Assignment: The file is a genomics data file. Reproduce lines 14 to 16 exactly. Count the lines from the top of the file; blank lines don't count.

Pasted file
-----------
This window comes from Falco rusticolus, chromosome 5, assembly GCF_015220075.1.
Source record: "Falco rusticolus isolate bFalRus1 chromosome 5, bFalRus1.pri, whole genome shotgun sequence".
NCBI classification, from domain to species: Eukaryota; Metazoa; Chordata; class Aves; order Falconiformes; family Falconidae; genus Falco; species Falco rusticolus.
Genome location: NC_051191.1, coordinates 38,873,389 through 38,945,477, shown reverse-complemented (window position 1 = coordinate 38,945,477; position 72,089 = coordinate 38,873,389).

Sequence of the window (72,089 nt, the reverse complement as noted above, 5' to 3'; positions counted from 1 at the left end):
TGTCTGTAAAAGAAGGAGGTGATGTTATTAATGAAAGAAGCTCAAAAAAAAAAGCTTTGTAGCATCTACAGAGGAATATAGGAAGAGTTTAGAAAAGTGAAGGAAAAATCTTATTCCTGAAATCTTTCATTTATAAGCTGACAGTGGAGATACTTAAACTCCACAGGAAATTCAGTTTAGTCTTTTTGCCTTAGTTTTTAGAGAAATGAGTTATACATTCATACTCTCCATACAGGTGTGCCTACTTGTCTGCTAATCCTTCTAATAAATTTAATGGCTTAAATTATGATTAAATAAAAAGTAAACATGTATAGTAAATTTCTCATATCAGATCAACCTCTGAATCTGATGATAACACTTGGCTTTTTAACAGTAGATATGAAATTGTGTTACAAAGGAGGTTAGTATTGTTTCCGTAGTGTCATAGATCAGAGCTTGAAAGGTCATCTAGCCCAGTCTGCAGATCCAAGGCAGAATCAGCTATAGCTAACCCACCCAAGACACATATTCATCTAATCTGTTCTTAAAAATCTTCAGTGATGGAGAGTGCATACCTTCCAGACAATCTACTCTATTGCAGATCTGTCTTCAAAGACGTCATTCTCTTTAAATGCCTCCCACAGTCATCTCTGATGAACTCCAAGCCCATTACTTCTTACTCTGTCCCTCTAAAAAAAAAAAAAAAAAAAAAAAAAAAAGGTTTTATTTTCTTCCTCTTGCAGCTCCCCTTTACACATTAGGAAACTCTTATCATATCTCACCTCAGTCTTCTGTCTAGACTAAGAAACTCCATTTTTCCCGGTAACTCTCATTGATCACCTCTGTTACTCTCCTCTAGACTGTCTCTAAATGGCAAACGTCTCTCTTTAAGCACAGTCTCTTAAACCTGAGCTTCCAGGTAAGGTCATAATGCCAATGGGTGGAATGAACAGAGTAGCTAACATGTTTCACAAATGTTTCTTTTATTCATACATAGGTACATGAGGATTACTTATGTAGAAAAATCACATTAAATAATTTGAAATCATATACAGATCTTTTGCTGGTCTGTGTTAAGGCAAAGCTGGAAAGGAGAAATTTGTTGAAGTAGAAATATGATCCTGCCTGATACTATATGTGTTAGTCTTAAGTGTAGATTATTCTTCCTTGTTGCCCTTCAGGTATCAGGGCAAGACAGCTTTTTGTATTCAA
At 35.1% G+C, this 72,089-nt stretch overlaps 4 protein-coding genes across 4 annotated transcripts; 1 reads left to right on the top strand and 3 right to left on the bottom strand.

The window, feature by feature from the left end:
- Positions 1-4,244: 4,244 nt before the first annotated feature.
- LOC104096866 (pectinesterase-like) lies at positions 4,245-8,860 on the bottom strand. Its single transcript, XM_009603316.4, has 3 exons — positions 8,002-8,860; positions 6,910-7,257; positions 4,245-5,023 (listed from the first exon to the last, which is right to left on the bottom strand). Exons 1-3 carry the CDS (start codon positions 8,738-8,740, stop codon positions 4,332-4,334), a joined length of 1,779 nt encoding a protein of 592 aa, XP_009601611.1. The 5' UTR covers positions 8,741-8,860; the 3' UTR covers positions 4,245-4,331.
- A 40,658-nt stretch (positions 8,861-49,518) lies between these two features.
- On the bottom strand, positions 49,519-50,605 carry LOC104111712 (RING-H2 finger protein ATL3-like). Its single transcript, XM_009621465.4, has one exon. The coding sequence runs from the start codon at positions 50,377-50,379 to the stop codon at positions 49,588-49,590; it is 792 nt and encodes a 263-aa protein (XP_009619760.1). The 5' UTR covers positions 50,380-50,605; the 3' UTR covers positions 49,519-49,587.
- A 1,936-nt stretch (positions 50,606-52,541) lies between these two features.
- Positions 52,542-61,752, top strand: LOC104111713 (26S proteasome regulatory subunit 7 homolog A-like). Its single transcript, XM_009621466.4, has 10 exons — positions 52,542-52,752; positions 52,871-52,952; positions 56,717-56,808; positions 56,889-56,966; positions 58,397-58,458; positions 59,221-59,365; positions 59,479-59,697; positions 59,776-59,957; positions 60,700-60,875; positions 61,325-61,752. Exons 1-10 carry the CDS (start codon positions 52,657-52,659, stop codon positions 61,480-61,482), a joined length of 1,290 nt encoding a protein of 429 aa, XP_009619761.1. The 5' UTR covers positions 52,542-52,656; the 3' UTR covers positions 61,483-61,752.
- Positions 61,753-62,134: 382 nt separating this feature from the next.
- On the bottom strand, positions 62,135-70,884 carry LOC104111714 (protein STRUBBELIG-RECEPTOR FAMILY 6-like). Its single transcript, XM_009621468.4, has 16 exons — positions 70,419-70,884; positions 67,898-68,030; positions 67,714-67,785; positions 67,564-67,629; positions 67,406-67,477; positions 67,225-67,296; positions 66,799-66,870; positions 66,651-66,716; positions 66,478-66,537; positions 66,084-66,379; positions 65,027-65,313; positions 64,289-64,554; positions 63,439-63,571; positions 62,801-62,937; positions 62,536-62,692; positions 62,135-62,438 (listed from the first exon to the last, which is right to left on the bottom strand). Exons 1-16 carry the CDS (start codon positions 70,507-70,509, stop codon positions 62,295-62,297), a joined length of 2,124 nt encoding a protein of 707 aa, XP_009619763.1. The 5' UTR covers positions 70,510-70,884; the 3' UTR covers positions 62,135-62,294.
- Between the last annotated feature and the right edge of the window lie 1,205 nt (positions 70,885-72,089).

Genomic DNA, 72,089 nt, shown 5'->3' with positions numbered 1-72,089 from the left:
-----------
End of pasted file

- Positions 52,542-61,752, top strand: LOC104111713 (26S proteasome regulatory subunit 7 homolog A-like). Its single transcript, XM_009621466.4, has 10 exons — positions 52,542-52,752; positions 52,871-52,952; positions 56,717-56,808; positions 56,889-56,966; positions 58,397-58,458; positions 59,221-59,365; positions 59,479-59,697; positions 59,776-59,957; positions 60,700-60,875; positions 61,325-61,752. Exons 1-10 carry the CDS (start codon positions 52,657-52,659, stop codon positions 61,480-61,482), a joined length of 1,290 nt encoding a protein of 429 aa, XP_009619761.1. The 5' UTR covers positions 52,542-52,656; the 3' UTR covers positions 61,483-61,752.
- Positions 61,753-62,134: 382 nt separating this feature from the next.
- On the bottom strand, positions 62,135-70,884 carry LOC104111714 (protein STRUBBELIG-RECEPTOR FAMILY 6-like). Its single transcript, XM_009621468.4, has 16 exons — positions 70,419-70,884; positions 67,898-68,030; positions 67,714-67,785; positions 67,564-67,629; positions 67,406-67,477; positions 67,225-67,296; positions 66,799-66,870; positions 66,651-66,716; positions 66,478-66,537; positions 66,084-66,379; positions 65,027-65,313; positions 64,289-64,554; positions 63,439-63,571; positions 62,801-62,937; positions 62,536-62,692; positions 62,135-62,438 (listed from the first exon to the last, which is right to left on the bottom strand). Exons 1-16 carry the CDS (start codon positions 70,507-70,509, stop codon positions 62,295-62,297), a joined length of 2,124 nt encoding a protein of 707 aa, XP_009619763.1. The 5' UTR covers positions 70,510-70,884; the 3' UTR covers positions 62,135-62,294.